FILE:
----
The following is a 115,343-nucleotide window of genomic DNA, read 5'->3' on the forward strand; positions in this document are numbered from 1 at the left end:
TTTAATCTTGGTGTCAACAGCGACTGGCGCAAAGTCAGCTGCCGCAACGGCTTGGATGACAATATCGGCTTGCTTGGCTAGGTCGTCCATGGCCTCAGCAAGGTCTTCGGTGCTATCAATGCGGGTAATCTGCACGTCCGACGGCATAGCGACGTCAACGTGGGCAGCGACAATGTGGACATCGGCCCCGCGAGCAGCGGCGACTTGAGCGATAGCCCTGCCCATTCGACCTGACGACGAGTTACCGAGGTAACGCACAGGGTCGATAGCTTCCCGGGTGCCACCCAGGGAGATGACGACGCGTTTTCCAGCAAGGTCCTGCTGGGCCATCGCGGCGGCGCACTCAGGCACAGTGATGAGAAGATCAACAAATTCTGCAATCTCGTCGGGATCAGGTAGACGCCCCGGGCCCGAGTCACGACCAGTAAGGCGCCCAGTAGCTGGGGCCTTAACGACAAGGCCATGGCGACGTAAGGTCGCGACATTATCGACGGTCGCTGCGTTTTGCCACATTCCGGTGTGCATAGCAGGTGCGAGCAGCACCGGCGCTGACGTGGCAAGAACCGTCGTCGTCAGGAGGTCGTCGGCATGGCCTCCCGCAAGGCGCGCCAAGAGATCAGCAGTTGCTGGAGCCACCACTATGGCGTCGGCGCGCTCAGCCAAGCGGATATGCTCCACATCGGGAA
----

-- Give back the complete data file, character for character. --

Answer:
The following is a 115,343-nucleotide window of genomic DNA, read 5'->3' on the forward strand; positions in this document are numbered from 1 at the left end:
TTTAATCTTGGTGTCAACAGCGACTGGCGCAAAGTCAGCTGCCGCAACGGCTTGGATGACAATATCGGCTTGCTTGGCTAGGTCGTCCATGGCCTCAGCAAGGTCTTCGGTGCTATCAATGCGGGTAATCTGCACGTCCGACGGCATAGCGACGTCAACGTGGGCAGCGACAATGTGGACATCGGCCCCGCGAGCAGCGGCGACTTGAGCGATAGCCCTGCCCATTCGACCTGACGACGAGTTACCGAGGTAACGCACAGGGTCGATAGCTTCCCGGGTGCCACCCAGGGAGATGACGACGCGTTTTCCAGCAAGGTCCTGCTGGGCCATCGCGGCGGCGCACTCAGGCACAGTGATGAGAAGATCAACAAATTCTGCAATCTCGTCGGGATCAGGTAGACGCCCCGGGCCCGAGTCACGACCAGTAAGGCGCCCAGTAGCTGGGGCCTTAACGACAAGGCCATGGCGACGTAAGGTCGCGACATTATCGACGGTCGCTGCGTTTTGCCACATTCCGGTGTGCATAGCAGGTGCGAGCAGCACCGGCGCTGACGTGGCAAGAACCGTCGTCGTCAGGAGGTCGTCGGCATGGCCTCCCGCAAGGCGCGCCAAGAGATCAGCAGTTGCTGGAGCCACCACTATGGCGTCGGCGCGCTCAGCCAAGCGGATATGCTCCACATCGGGAA